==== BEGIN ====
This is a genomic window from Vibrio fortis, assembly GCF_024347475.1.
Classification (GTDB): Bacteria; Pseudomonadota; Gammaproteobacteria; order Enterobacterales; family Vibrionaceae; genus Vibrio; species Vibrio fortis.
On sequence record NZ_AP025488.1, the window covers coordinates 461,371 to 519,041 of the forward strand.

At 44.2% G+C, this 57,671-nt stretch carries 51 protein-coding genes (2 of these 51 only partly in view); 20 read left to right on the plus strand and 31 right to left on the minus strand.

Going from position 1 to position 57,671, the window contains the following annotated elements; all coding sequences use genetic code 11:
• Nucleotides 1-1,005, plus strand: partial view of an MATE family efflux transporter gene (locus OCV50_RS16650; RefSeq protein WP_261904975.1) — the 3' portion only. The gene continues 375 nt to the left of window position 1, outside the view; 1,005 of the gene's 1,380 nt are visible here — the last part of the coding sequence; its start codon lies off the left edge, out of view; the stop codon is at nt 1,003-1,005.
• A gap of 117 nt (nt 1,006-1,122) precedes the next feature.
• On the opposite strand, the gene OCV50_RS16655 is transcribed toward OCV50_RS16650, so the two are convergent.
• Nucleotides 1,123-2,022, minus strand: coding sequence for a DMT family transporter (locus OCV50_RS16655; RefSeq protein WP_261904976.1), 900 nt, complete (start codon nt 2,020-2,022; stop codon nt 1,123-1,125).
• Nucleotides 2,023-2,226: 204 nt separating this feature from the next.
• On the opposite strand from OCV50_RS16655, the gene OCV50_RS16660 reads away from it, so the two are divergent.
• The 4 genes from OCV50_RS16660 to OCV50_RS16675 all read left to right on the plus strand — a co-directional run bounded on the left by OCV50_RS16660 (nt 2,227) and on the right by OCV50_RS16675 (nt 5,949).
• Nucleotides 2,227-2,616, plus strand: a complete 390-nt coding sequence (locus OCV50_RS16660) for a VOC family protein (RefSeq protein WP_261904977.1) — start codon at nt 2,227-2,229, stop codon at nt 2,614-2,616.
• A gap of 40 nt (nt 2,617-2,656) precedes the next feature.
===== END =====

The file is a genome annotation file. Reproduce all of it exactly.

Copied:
This is a genomic window from Vibrio fortis, assembly GCF_024347475.1.
Classification (GTDB): Bacteria; Pseudomonadota; Gammaproteobacteria; order Enterobacterales; family Vibrionaceae; genus Vibrio; species Vibrio fortis.
On sequence record NZ_AP025488.1, the window covers coordinates 461,371 to 519,041 of the forward strand.

At 44.2% G+C, this 57,671-nt stretch carries 51 protein-coding genes (2 of these 51 only partly in view); 20 read left to right on the plus strand and 31 right to left on the minus strand.

Going from position 1 to position 57,671, the window contains the following annotated elements; all coding sequences use genetic code 11:
• Nucleotides 1-1,005, plus strand: partial view of an MATE family efflux transporter gene (locus OCV50_RS16650; RefSeq protein WP_261904975.1) — the 3' portion only. The gene continues 375 nt to the left of window position 1, outside the view; 1,005 of the gene's 1,380 nt are visible here — the last part of the coding sequence; its start codon lies off the left edge, out of view; the stop codon is at nt 1,003-1,005.
• A gap of 117 nt (nt 1,006-1,122) precedes the next feature.
• On the opposite strand, the gene OCV50_RS16655 is transcribed toward OCV50_RS16650, so the two are convergent.
• Nucleotides 1,123-2,022, minus strand: coding sequence for a DMT family transporter (locus OCV50_RS16655; RefSeq protein WP_261904976.1), 900 nt, complete (start codon nt 2,020-2,022; stop codon nt 1,123-1,125).
• Nucleotides 2,023-2,226: 204 nt separating this feature from the next.
• On the opposite strand from OCV50_RS16655, the gene OCV50_RS16660 reads away from it, so the two are divergent.
• The 4 genes from OCV50_RS16660 to OCV50_RS16675 all read left to right on the plus strand — a co-directional run bounded on the left by OCV50_RS16660 (nt 2,227) and on the right by OCV50_RS16675 (nt 5,949).
• Nucleotides 2,227-2,616, plus strand: a complete 390-nt coding sequence (locus OCV50_RS16660) for a VOC family protein (RefSeq protein WP_261904977.1) — start codon at nt 2,227-2,229, stop codon at nt 2,614-2,616.
• A gap of 40 nt (nt 2,617-2,656) precedes the next feature.